Feb, 19 2013

The announcement of the HTC One comes as more than just a nice new piece of hardware. The software on the phone has also seen a major update from previous versions of HTC Sense. Features such as BlinkFeed, the introduction of Zoes, and a new gallery experience set Sense 5 apart from Sense 4. Let’s take a quick look at what is new and different.

User Interface

Immediately noticeable is a shift in appearance from Sense 4 (leftmost in images here). HTC has really honed in on the Holo experience of Android 4+, taking cues from Google’s design standards to present an OS that appears both familiar and fresh. As is becoming typical of custom UIs, the base of the experience stays fairly close to stock, with widgets and added features providing the value.

The visual changes also come with the ability to swipe left and right between tabs in your phonebook, applications, and more, just the way Google intended it. This further unifies Sense’s new direction within the existing Android Jelly Bean framework.

Music Player and Gallery

The HTC One features Beats Audio and BoomSound stereo speakers, so a redesign of the old Sense 4 music player was a must. The new player again borrows from the simplicity of Google’s Holo theme while providing a bonus with features like lyrics mode.

The phone’s media gallery has also seen a revamp, transforming “the traditional photo gallery of still images into a motion gallery of memories.” This includes new HTC Zoes, three-second animations that combine still imagery with video, capturing these moments in high definitions and automatically compiling “integrated highlight films.”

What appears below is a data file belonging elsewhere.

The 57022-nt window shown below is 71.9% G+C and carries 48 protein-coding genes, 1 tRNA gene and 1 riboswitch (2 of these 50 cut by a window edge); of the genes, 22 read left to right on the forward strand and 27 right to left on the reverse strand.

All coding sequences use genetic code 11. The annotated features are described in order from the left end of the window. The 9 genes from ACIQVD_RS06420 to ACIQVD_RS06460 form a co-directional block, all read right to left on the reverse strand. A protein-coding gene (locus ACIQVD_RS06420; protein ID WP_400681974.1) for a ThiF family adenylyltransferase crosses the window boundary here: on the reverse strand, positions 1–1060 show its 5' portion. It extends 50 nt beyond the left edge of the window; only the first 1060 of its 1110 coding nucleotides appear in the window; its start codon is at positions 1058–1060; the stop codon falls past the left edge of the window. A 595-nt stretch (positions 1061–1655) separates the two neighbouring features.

HTC BlinkFeed

HTC Sense long relied on a set of social media and newsfeed-type widgets to set it apart form the pack, toning down on this a bit in Sense 4. Sense 5, however, updates the typical social feed widget in a novel way, though here it is hard to consider it a widget at all. Swiping all the way to the left pulls up BlinkFeed, providing access to your social feeds and over 1,400 news feeds all in one place, neatly organized and with a sleek design.

Performance and More

During initial testing, we found Sense 5 to feel plenty snappy in comparison so Sense 4 on the HTC DROID DNA. The two devices don’t match up identically in the specs department, but it’s a close enough match to get a basic idea of how the two version function head-to-head.

There is plenty more to explore and discover in Sense 5, including HTC Sense TV, which provides an interactive TV guide and smartphone-based remote software to control your television or set-top box. We’ll have a more detailed look at Sense 5 as soon as we get a chance to further dissect the new HTC One and provide a full review.

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